Variation is put into practice through teacher questioning and independent tasks the children practice. It allows connections to be made with different mathematical concepts and helps to embed learning.
Central to our lesson design is representation and structure. Children have access to resources in our lessons and this encourages understanding of how mathematical concepts are structured and set out. We use a CPA (concrete, pictorial and abstract) approach that enables all children to make connections with the content being studied.
Mathematical thinking is encouraged throughout lesson delivery where children are able to link concepts and strengthen their understanding through reasoning and problem-solving questions.
For effective teaching and learning to take place in the classroom, we will ensure that:
• Staff use the NCETM curriculum prioritising documents as a starting point in order to develop a coherent and comprehensive conceptual pathway through the mathematics. The focus is on the whole class progressing together. Collaborative planning with year group colleagues is encouraged to ensure consistency and equity between the classes.
• Learning is broken down into small, connected steps, building from what pupils already know.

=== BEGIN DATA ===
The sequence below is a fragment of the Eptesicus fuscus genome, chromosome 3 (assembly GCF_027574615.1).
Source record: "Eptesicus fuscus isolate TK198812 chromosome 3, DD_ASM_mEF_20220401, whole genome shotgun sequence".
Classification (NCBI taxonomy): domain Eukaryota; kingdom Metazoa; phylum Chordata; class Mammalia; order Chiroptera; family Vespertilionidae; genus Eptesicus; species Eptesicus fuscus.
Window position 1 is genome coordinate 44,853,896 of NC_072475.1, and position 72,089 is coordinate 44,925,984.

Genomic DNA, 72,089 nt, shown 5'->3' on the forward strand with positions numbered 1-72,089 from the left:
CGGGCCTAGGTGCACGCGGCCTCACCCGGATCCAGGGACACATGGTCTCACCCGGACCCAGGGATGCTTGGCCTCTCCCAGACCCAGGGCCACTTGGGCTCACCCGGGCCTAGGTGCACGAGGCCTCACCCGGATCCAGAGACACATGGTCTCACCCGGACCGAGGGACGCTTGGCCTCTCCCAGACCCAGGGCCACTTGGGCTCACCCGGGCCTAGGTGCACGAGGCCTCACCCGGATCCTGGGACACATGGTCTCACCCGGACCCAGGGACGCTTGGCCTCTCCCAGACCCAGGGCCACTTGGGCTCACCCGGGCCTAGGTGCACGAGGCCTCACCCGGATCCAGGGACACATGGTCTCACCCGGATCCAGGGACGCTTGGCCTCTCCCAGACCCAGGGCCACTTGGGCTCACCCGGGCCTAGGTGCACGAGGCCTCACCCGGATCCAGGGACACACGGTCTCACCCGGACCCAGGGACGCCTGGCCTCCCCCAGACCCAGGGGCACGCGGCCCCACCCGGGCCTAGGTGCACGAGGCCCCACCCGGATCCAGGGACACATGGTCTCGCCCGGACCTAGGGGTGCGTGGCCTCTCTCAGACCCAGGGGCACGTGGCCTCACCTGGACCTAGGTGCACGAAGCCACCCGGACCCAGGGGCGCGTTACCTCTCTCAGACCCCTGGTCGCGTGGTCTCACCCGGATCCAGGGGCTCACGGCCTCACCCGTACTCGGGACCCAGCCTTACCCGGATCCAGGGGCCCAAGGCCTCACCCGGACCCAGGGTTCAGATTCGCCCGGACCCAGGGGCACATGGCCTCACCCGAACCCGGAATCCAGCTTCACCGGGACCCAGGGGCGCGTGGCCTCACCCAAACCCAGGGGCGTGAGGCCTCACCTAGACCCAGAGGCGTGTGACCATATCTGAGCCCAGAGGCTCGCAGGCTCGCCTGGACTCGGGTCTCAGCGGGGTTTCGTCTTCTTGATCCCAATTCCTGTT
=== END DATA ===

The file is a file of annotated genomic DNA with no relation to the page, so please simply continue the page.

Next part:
• Difficult points and potential misconceptions are identified in advance and strategies to address them planned.
• Key questions are planned to challenge thinking and develop learning for all pupils.
• Contexts and representations are carefully chosen to develop reasoning skills and to help pupils link concrete ideas to abstract mathematical concepts.
• The use of high quality materials and tasks to support learning and provide access to the mathematics, is integrated into lessons. These may include White Rose Maths Schemes of Learning and Assessment Materials, NCETM Mastery Assessment materials, NRICH, visual images and concrete resources.
• Opportunities for extra fluency practice (instant recall of key facts, such as number bonds, times tables, division facts, addition and subtraction facts) should be provided outside mathematics lessons (morning starters or post lunch).
The impact of our themed curriculum will ensure that children:
• Develop children’s resilience and determination to solve mathematical problems that involve several steps to achieve an answer
• Children accept the ‘challenge of mathematics’ because they are encouraged by the belief that everyone can succeed through effort
• Children demonstrate their growing understanding of mathematics through their reasoning and willingness to explain their mathematical strategies
• Children recognise that physical and verbal representations of mathematical ideas are as valuable as written ones
• Prepare children for secondary school and later life with the foundations of mathematical concepts
Maths websites to explore at home
All kinds of educational games including number
Lots of activities, investigations and challenges in different areas of maths